Coming To Jesus In Hope

Our Lenten journey enters the Fifth Week of Lent, and after that into Holy Week. We are therefore approaching closer to the truth of who Jesus is in our lives and how his love for us is real. We remember, celebrate and believe this because of the experiences Holy Thursday, Good Friday and Easter Sunday offer us.

In the face of Jesus’ impending death and resurrection, you and I might be fearful to come nearer to him and to walk even closer with him because we might be struggling to accept the truth that Jesus is indeed our Saviour.

Our fears may have to do with the reality of our sinfulness. But let us remember we have faith. This faith can help us continue our journey in Lent. This faith is strong enough, no matter how little or how much it is, for us to do this. More significantly, our faith is good enough for God. It is therefore good enough for us to come to Jesus in hope.

Such faith and hope is at the heart of the reflection Fr Mark Toups offers us in this Fifth Week of Lent. His reflection is based on the Gospel Reading for the Fifth Sunday. It is about Jesus raising Lazarus from the dead. You can access it here:

Here are the key points Fr Toups makes in his reflection:

  • All of us come to God with the hope of making a good impression on God. But we also come to God with things that are buried deep within us. It could be fears or lies or shames that we have buried so deep because they have to do with our relationship with God and others, and sometimes with a sense of our self-worth.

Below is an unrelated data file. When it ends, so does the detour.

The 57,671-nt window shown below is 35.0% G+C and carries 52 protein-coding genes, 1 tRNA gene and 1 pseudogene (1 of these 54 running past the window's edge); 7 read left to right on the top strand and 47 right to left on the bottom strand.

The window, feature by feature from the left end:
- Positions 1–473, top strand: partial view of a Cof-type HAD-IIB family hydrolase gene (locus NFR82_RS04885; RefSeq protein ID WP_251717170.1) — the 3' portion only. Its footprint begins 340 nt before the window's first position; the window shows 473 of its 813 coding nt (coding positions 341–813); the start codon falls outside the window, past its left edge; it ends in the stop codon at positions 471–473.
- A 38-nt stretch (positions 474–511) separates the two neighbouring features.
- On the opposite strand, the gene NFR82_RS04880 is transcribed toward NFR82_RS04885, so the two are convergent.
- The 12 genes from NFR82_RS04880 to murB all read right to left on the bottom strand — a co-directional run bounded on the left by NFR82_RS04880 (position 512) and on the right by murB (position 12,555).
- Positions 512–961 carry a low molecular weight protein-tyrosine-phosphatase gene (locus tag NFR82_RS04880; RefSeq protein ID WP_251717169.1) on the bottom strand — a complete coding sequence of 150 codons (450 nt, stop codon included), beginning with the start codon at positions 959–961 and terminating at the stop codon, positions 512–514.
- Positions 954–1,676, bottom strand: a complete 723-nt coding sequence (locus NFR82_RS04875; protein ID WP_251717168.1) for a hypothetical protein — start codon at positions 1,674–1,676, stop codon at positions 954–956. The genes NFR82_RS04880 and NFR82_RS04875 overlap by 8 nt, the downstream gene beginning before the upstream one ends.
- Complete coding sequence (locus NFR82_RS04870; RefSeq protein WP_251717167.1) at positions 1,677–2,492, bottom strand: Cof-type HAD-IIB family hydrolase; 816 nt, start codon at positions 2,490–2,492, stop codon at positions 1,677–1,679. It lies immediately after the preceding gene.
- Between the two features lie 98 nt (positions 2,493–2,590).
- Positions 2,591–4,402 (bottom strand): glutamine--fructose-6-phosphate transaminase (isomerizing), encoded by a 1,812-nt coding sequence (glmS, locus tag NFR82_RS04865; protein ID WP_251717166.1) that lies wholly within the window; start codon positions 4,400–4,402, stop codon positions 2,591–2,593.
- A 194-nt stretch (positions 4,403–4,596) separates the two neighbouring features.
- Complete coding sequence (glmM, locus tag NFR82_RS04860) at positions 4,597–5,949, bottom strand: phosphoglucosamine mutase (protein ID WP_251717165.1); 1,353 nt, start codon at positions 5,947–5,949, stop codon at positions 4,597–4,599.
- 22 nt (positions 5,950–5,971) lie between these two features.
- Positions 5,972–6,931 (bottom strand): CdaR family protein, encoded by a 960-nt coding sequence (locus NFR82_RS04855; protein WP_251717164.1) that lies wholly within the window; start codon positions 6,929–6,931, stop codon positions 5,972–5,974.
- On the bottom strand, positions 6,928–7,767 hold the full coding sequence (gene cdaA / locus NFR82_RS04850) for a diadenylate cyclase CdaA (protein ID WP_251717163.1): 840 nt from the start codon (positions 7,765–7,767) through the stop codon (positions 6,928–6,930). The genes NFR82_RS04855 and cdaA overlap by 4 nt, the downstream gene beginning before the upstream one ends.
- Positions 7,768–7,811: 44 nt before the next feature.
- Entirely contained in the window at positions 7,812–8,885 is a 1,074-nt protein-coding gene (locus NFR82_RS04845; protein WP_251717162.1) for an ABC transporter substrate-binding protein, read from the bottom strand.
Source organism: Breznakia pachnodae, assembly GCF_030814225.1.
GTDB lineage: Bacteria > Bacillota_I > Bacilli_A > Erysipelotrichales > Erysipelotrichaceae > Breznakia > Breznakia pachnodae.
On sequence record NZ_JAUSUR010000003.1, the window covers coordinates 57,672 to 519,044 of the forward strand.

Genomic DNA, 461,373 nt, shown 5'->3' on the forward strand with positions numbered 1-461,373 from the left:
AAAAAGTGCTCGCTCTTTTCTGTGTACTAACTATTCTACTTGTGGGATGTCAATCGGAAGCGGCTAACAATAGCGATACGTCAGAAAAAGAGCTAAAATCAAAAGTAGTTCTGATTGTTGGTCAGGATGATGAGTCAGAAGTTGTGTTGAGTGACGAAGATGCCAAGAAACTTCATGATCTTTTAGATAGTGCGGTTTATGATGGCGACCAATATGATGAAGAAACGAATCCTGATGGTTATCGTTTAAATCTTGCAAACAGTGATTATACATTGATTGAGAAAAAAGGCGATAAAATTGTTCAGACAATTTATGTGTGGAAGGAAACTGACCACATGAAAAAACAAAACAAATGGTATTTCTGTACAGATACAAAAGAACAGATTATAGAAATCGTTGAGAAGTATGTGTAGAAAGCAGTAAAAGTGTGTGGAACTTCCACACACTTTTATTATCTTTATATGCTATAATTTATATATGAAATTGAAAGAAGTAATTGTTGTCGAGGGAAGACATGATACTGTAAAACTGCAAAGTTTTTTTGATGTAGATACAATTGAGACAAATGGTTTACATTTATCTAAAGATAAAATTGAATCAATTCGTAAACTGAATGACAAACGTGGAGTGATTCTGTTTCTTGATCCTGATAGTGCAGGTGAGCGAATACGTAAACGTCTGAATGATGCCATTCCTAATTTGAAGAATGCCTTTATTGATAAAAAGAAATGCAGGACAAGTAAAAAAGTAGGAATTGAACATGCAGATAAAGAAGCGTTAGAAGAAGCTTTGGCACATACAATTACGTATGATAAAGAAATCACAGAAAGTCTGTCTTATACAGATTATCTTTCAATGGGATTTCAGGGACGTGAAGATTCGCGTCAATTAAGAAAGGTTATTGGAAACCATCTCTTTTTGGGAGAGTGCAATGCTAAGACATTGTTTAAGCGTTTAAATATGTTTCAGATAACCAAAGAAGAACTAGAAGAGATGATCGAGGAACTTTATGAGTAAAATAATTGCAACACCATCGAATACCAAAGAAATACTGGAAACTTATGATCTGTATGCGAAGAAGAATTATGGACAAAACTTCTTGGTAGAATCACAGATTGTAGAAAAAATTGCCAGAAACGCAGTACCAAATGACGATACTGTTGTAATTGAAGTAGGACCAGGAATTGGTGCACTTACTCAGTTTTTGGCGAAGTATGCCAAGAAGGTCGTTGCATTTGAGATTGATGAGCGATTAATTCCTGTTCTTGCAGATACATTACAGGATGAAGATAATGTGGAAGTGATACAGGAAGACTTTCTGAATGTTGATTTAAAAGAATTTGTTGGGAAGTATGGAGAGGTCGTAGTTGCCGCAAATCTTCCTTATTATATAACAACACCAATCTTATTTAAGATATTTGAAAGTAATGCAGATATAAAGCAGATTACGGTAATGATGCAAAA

• To be Christian is to give God time and space to help us process these buried things so as to become free.
  • This is beautifully expressed in the Gospel reading for this Fifth Week of Lent. It is about Lazarus who is dead and bound up in burial clothes.
  • Lazarus cannot rise from the dead. Only Jesus can raise him and give him life again. Only Jesus can unbind the burial cloths that wrap Lazarus. Only Jesus can raise Lazarus from the dead again.
  • This story of Lazarus demonstrates how we can all find our way back to God. The sacrament of reconciliation can help us. In this sacrament, Jesus frees us from sin and death. Lent is a good time to seek this sacrament to come home to God and to have life to the full.
  • We might also consider making a general confession, a practice popularized by St. Ignatius of Loyola. This is where you confess all of the sins of your life surrounding a certain bad habit and ask God to unbind you from it. In the general confession, we should share with God all the sins in our life — sins that take us away from living life fully with God. Fr. Toups shared an example in his life: how he kept giving into a lie that led him to believe that God only loved him when he was doing the right thing. A general confession helped him abandon that lie.
  • In Lent (and in Advent), Catholics are encouraged to make a confession. However, some of us might stay away from confessions because we are afraid to tell a priest who you know about your sins. Don’t worry about whether a priest remembers the sins you tell him. A priest is given a special grace to forget the sins he heard in confession. Even if you don’t know how to confess, just let the priest know and he will guide you through it.